NORWALK, CT. (
) -- If
had a grim prognosis last week, then Dr. Market has engineered a speedy recovery.
Last Friday, when news broke about a congressional amendment that would restrict the sale of patient prescription records to drug companies by doctors,
shares of IMS Health went into freefall. The company derives a portion of its profit from these kinds of data sales.
The market reacted with panic Friday morning, with IMS Health shares plunging below $18.
Still worse, IMS Health is in the midst of a buyout.
CPP Investment Board
, a Canadian institutional investor, are planning to take IMS private for $4 billion in a leveraged buyout worth $22 per share -- a 31% premium to IMS shares' closing price just prior to the offer. Including assumed debt, the deal is valued at $5.2 billion.
Fears grew intense last week that the buyers might pull out of the deal -- or, at least, demand a lower price.
But, on Wednesday, the company announced that it has scheduled a shareholder vote on the planned acquisition for Feb. 8. This might seem par for the course in a run-up to closing an acquisition, but given last week's panic, news of the vote appeared to ease concerns that the congressional amendment might severely damage IMS's business or imperil the deal.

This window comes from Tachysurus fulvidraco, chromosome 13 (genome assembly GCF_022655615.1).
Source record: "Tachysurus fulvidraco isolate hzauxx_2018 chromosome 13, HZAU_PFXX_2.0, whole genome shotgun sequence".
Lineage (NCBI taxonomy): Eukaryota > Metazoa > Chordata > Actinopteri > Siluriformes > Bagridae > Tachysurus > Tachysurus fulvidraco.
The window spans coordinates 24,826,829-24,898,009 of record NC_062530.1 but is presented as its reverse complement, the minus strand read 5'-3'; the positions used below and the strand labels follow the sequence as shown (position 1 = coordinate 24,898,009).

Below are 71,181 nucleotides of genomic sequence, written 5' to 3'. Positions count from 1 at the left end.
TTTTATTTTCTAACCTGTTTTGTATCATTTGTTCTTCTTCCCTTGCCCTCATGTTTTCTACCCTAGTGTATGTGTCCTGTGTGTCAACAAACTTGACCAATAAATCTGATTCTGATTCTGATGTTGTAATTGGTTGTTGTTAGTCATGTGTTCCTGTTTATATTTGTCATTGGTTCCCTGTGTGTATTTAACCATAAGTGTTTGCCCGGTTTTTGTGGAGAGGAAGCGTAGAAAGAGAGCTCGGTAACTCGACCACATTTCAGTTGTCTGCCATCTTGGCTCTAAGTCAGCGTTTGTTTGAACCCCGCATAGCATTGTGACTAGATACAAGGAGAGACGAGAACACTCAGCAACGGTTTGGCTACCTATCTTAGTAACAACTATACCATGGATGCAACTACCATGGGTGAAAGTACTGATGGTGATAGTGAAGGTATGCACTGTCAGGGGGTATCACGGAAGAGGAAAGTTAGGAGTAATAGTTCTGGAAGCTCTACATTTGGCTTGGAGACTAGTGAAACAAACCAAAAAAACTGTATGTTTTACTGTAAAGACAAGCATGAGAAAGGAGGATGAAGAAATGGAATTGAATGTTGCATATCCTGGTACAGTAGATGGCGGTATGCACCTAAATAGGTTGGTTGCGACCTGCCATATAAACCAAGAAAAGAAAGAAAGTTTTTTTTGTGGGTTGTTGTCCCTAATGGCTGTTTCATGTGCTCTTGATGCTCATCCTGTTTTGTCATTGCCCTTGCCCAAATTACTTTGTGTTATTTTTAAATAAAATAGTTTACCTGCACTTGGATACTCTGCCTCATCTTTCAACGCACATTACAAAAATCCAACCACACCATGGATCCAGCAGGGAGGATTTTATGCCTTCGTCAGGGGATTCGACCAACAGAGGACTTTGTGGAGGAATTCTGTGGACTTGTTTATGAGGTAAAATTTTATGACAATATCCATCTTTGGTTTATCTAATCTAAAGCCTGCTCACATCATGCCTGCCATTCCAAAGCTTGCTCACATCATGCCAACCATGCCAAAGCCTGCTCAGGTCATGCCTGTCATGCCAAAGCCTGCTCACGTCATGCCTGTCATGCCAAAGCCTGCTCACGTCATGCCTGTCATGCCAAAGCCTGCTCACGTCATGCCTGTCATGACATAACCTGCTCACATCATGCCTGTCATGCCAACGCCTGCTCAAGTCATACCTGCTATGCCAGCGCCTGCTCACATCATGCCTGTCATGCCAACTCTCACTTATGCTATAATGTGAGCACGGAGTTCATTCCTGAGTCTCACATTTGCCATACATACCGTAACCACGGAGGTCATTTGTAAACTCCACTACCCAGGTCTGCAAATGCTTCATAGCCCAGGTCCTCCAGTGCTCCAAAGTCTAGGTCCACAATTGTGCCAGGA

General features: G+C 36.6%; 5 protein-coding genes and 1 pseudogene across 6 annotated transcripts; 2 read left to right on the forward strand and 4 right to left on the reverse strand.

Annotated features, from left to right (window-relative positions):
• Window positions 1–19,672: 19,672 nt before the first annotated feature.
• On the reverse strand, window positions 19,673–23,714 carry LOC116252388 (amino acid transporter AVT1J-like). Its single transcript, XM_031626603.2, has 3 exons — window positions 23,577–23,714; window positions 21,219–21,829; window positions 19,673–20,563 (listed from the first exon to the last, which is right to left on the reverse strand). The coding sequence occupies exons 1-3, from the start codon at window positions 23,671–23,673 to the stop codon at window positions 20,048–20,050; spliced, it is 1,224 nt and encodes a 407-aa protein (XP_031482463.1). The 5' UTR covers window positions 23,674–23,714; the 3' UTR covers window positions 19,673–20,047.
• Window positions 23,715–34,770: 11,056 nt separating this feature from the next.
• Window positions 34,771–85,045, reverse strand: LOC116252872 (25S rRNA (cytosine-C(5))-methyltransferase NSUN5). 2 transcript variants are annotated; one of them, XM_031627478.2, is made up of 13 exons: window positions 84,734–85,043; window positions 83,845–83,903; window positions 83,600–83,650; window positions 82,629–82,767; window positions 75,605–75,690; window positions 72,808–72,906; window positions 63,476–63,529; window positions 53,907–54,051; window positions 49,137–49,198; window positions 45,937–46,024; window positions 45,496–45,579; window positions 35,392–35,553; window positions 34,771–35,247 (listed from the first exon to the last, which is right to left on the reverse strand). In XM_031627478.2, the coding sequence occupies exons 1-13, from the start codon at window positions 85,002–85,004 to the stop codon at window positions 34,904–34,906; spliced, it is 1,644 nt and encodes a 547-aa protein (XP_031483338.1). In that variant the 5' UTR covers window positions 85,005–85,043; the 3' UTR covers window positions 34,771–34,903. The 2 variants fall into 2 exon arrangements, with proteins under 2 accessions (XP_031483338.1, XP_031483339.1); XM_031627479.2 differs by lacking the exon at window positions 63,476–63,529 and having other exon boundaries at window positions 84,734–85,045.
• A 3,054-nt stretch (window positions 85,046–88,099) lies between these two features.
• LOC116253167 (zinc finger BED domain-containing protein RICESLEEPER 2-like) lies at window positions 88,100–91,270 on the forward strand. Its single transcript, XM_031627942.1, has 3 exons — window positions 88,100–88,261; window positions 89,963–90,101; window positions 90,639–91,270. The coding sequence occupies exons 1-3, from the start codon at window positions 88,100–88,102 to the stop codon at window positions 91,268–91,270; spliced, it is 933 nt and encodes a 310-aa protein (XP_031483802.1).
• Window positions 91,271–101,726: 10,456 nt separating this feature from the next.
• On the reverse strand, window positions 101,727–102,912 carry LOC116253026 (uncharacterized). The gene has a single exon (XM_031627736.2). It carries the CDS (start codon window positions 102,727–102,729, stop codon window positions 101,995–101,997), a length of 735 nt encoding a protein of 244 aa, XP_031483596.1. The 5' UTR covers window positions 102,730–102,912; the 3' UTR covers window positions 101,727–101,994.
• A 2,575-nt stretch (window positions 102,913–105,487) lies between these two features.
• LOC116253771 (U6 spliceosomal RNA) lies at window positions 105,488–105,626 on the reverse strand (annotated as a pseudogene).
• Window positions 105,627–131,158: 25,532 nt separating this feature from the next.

"It's a good sign," said John Kreger, an analyst with William Blair, adding, "We interpret it as a signal that everything is on track, and the amendment hasn't had an impact on the process."
It's also possible that IMS Health is simply anxious to speed the transaction to completion, but the market reaction since Friday's frenzied selloff suggests that the likelihood of a doomsday scenario for IMS has lessened.
IMS Health shares reached $20.64 Wednesday afternoon, before leveling off. Since falling below $18 Friday morning, the stock price has moved steadily higher.
According to William Blair's Kreger, a restriction as outlined in the controversial amendment would reduce IMS's earnings by 5% at most. "That number doesn't seem meaningful enough" for IMS's private-equity buyers to consider scuttling the deal, Kreger said.
Kreger noted that IMS had a similar business in Germany, where restrictions also exist on this kind of data sale. According to Kreger, IMS management has said that the German rules were a drag on the unit's earnings for only two quarters. "Private-equity buyers take a longer term view than that," Kreger said. "A six-month disruption would be a deal breaker."
-Reported by Eric Rosenbaum in New York.
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